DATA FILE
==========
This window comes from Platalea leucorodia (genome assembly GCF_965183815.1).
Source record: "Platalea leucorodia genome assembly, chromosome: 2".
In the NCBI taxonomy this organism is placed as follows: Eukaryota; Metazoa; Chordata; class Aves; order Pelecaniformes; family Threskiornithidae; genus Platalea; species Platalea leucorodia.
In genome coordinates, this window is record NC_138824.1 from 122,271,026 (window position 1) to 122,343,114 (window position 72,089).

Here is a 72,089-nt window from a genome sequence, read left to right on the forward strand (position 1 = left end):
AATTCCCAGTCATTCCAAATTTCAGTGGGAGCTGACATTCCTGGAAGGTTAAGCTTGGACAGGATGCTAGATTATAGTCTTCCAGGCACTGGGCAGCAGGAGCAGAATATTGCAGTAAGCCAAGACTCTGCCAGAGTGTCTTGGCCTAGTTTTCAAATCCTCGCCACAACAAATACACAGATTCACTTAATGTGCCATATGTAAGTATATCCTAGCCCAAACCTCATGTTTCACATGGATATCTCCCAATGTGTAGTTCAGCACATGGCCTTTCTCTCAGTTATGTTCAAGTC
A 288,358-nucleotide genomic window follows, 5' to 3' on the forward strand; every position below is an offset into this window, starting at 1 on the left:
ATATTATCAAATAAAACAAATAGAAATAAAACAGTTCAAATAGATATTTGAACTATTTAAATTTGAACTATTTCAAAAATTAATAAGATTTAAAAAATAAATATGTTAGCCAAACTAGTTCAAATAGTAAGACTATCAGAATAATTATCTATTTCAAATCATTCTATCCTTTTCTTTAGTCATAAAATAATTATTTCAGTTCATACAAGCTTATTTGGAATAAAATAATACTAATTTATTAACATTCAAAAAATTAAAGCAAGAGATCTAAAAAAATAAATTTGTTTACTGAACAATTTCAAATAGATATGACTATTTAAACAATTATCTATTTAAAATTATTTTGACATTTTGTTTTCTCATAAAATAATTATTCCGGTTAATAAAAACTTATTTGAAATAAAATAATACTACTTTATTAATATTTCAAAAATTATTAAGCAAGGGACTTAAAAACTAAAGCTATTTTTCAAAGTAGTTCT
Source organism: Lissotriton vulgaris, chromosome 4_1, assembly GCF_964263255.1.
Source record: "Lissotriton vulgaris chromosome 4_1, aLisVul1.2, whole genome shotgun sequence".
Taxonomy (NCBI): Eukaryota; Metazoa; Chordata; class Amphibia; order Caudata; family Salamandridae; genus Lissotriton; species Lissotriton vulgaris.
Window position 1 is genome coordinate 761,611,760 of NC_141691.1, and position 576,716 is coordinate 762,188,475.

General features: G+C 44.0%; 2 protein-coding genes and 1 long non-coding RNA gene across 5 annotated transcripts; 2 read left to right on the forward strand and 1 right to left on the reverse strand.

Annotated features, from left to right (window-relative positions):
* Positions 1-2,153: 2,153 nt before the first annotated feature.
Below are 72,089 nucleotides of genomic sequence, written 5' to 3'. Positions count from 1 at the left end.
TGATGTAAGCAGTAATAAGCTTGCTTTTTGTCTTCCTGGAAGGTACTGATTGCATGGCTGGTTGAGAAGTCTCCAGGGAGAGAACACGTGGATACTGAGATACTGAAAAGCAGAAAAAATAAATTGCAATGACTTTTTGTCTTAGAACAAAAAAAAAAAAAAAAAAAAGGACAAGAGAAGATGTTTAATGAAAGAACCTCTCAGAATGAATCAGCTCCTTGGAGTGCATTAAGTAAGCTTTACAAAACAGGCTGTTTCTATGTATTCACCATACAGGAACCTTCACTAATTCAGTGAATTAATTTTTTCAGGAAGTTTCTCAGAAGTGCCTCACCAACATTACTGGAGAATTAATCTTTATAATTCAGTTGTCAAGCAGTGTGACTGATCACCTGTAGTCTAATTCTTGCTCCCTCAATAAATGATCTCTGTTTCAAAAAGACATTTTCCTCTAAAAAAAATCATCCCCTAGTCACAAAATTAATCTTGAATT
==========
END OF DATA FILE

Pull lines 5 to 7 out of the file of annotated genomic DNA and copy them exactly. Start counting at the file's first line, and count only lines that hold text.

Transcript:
Here is a 72,089-nt window from a genome sequence, read left to right on the forward strand (position 1 = left end):
AATTCCCAGTCATTCCAAATTTCAGTGGGAGCTGACATTCCTGGAAGGTTAAGCTTGGACAGGATGCTAGATTATAGTCTTCCAGGCACTGGGCAGCAGGAGCAGAATATTGCAGTAAGCCAAGACTCTGCCAGAGTGTCTTGGCCTAGTTTTCAAATCCTCGCCACAACAAATACACAGATTCACTTAATGTGCCATATGTAAGTATATCCTAGCCCAAACCTCATGTTTCACATGGATATCTCCCAATGTGTAGTTCAGCACATGGCCTTTCTCTCAGTTATGTTCAAGTC
A 288,358-nucleotide genomic window follows, 5' to 3' on the forward strand; every position below is an offset into this window, starting at 1 on the left: